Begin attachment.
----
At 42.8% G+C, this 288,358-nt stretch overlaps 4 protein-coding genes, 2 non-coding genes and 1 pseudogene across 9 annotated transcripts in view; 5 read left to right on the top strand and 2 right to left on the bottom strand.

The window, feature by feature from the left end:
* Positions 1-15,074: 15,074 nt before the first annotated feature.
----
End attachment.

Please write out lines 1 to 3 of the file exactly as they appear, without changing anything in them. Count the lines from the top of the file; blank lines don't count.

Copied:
At 42.8% G+C, this 288,358-nt stretch overlaps 4 protein-coding genes, 2 non-coding genes and 1 pseudogene across 9 annotated transcripts in view; 5 read left to right on the top strand and 2 right to left on the bottom strand.

The window, feature by feature from the left end:
* Positions 1-15,074: 15,074 nt before the first annotated feature.